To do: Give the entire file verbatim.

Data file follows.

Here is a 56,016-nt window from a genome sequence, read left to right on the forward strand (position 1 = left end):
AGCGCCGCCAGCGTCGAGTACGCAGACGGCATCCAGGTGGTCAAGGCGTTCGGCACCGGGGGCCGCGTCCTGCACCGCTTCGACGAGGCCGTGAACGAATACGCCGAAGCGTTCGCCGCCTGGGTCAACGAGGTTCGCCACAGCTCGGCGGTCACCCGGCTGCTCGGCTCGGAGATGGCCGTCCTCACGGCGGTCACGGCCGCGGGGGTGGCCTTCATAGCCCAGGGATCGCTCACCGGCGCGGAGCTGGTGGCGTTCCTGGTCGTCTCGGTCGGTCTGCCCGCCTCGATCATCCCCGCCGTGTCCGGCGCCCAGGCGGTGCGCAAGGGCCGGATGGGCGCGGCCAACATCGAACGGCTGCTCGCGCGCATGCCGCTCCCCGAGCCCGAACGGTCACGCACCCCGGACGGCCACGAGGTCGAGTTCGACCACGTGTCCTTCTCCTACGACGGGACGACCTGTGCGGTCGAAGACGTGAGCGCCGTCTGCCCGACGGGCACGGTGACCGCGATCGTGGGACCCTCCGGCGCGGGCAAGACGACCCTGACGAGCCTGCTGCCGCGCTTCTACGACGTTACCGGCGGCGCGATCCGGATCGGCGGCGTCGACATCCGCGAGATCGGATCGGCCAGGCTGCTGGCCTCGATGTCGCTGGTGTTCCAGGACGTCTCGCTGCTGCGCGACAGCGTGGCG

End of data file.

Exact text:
Here is a 56,016-nt window from a genome sequence, read left to right on the forward strand (position 1 = left end):
AGCGCCGCCAGCGTCGAGTACGCAGACGGCATCCAGGTGGTCAAGGCGTTCGGCACCGGGGGCCGCGTCCTGCACCGCTTCGACGAGGCCGTGAACGAATACGCCGAAGCGTTCGCCGCCTGGGTCAACGAGGTTCGCCACAGCTCGGCGGTCACCCGGCTGCTCGGCTCGGAGATGGCCGTCCTCACGGCGGTCACGGCCGCGGGGGTGGCCTTCATAGCCCAGGGATCGCTCACCGGCGCGGAGCTGGTGGCGTTCCTGGTCGTCTCGGTCGGTCTGCCCGCCTCGATCATCCCCGCCGTGTCCGGCGCCCAGGCGGTGCGCAAGGGCCGGATGGGCGCGGCCAACATCGAACGGCTGCTCGCGCGCATGCCGCTCCCCGAGCCCGAACGGTCACGCACCCCGGACGGCCACGAGGTCGAGTTCGACCACGTGTCCTTCTCCTACGACGGGACGACCTGTGCGGTCGAAGACGTGAGCGCCGTCTGCCCGACGGGCACGGTGACCGCGATCGTGGGACCCTCCGGCGCGGGCAAGACGACCCTGACGAGCCTGCTGCCGCGCTTCTACGACGTTACCGGCGGCGCGATCCGGATCGGCGGCGTCGACATCCGCGAGATCGGATCGGCCAGGCTGCTGGCCTCGATGTCGCTGGTGTTCCAGGACGTCTCGCTGCTGCGCGACAGCGTGGCG